The Mudcat Café TM
Thread #140832   Message #3237706
Posted By: Phil Edwards
12-Oct-11 - 06:40 AM
Thread Name: George Collins Is Innocent!
Subject: George Collins Is Innocent!
Since becoming the owner of a copy of Tony Rose's Bare Bones, I've been listening quite a lot to his version of George Collins - one of the most quietly powerful tracks on an album that's full of them. (If there was ever an album that sneaks up on you & socks you over the head with love & death & passion, it's that one.)

George Collins (a.k.a. Giles Collins) is a variant on Clerk Colvin (a.k.a. Clerk Colvill) without the supernatural elements, and with a bit of Lady Alice added on at the end. Clerk goes out one morning, sometimes brushing off a warning from his wife not to go with any strange women, sometimes one from his mother; he sees a strange woman & instantly falls for her; he kisses her; she turns out to be a mermaid and to have poisoned him; he goes home and dies. George or Giles is different in that he has a girlfriend rather than a wife, she doesn't warn him and the strange woman isn't a mermaid; his girlfriend weeps for him when he's dead and promises to kill herself.

Looking into all this, I came across Frankie Armstrong's notes on the song, cited on Reinhard's site:

Clerk Colven is a two-timer: his wife suspects as much, but his mermaid lover is quite sure of it and acts accordingly. ... There cannot be a more unpleasant macho couplet in balladry than Colven's sneering boast to his wife that

    "I never saw a fair woman
    But with her body I could sin."

This level of hubris ensures his inevitable and well-merited demise. The mermaid is not one to forgive and forget and, says Frankie, while not a wholly desirable role model from a marriage counsellor's point of view, she is very satisfying to sing about.

But what does Clerk say to his wife (or mother)? Certainly there's one variant (in Bronson) in which he replies to her warning with the lines above - "don't bother me with your talk about being faithful, I'm the kind of guy who likes to roam around", in effect. But both the Child variants which feature the wife have something different:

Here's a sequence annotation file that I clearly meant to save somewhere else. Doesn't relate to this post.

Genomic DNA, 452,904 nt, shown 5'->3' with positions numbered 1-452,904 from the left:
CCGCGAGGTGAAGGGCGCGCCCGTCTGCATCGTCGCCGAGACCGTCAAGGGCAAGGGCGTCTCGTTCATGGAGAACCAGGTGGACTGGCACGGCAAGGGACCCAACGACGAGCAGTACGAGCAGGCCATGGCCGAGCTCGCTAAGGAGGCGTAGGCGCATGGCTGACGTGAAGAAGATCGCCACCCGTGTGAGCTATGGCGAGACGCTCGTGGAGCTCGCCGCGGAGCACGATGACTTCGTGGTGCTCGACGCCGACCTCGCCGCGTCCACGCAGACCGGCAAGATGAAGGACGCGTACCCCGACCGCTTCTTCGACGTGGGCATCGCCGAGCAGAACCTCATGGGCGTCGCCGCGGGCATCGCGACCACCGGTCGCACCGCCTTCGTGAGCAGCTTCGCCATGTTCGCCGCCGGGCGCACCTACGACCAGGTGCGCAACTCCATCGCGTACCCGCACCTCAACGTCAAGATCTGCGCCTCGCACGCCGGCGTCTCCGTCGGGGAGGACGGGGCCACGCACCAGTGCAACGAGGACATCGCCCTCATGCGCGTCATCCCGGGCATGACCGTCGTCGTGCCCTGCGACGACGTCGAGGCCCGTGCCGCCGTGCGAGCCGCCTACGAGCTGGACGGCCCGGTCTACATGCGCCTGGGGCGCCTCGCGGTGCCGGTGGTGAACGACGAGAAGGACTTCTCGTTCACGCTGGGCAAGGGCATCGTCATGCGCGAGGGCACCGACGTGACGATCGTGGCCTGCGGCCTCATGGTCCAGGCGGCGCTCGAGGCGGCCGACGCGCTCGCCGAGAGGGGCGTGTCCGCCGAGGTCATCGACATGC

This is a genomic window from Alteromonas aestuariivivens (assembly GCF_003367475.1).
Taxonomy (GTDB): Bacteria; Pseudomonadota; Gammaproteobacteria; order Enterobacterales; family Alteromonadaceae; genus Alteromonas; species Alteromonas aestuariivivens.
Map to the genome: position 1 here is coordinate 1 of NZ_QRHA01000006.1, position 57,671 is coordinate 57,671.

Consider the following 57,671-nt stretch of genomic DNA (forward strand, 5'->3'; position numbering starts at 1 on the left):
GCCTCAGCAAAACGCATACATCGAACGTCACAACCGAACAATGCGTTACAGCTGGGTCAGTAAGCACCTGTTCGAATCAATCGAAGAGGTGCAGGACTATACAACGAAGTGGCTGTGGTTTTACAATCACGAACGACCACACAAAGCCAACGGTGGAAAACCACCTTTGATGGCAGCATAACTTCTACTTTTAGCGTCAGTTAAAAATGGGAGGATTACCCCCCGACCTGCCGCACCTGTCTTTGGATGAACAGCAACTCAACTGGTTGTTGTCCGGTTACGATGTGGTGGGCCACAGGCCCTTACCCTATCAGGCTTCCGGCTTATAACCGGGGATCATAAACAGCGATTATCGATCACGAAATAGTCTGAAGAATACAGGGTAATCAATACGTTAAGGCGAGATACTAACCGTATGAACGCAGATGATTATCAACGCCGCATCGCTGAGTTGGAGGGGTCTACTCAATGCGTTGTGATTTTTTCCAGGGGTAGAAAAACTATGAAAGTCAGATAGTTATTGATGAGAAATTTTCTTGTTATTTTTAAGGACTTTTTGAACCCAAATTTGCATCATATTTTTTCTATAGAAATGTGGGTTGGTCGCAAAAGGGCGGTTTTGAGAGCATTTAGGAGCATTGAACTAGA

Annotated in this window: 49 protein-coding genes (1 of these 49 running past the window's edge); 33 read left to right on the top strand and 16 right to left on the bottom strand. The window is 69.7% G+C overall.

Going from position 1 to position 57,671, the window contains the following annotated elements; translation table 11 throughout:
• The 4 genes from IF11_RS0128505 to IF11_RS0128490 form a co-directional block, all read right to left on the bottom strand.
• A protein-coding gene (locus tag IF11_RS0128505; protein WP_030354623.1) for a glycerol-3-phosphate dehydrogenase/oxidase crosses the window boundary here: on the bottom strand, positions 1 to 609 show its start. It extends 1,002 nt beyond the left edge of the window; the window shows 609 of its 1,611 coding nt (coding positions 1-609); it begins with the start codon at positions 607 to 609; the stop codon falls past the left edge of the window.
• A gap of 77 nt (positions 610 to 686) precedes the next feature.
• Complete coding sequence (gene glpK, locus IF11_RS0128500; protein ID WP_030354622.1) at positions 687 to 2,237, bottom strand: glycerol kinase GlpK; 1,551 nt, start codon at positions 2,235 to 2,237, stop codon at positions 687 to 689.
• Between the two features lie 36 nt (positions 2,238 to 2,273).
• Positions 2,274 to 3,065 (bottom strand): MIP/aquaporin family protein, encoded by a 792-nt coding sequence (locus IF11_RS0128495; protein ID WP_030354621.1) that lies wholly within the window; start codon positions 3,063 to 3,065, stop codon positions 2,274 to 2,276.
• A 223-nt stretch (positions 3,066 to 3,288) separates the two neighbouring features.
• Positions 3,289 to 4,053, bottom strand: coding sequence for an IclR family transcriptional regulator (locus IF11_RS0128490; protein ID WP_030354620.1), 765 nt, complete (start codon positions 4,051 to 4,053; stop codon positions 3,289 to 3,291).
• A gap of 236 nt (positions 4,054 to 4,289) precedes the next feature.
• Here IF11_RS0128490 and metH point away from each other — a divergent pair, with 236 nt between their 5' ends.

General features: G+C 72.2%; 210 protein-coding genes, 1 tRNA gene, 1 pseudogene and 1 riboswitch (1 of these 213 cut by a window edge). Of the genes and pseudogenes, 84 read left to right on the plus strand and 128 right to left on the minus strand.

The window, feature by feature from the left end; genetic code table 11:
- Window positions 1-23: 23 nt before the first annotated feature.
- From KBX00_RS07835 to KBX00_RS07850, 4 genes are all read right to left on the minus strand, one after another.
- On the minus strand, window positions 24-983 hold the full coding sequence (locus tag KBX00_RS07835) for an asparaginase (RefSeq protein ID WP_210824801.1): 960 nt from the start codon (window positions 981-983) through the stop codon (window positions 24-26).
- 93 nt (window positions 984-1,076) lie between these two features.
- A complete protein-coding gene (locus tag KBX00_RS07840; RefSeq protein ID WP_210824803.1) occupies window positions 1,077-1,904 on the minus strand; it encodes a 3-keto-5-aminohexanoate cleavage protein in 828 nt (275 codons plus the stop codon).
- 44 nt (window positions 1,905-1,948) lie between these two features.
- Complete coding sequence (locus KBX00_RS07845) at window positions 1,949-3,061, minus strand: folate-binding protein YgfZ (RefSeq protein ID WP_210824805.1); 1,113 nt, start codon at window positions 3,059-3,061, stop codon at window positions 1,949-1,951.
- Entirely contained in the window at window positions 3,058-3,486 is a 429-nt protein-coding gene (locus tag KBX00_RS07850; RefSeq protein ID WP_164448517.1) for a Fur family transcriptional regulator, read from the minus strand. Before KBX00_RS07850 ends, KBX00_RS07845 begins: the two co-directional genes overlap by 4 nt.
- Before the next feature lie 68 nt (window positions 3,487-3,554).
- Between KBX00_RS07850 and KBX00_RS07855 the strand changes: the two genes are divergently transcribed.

A: 'O haud your tongue, my gay ladie,
Tak nae sic care o me;
For I nae saw a fair woman
I like so well as thee.'

The B variant is particularly interesting:

B: 'Now speak nae mair, my lusty dame,
Now speak nae mair of that to me;
Did I neer see a fair woman,
But I wad sin with her body?'

It's a rhetorical question, not a boast - "Of course I'll be true to you - do you think I'm the kind of man who sleeps with every woman he meets?" This to me makes much more sense of the story - he's not intending to meet the mermaid, he's bewitched by her - and it makes me think that the Bronson text is probably a garbled version of Child's B version.

Frankie's idea that Clerk was two-timing the mermaid (which, to be fair, Child also suggested) also seems weird and unhistorical - supernatural beings in ballads are strange and powerful and scary, they're not people like us whose feelings we care about. As for the idea that by the end of the ballad we're somehow expected to be rooting for the mermaid rather than Clerk, I can't see any support for that at all.

Clerk Colvill is innocent! Beware of the mermaids!

PS George Collins never met a mermaid, so this post isn't really about him. I couldn't resist the title, though (British readers of a similar age will know why).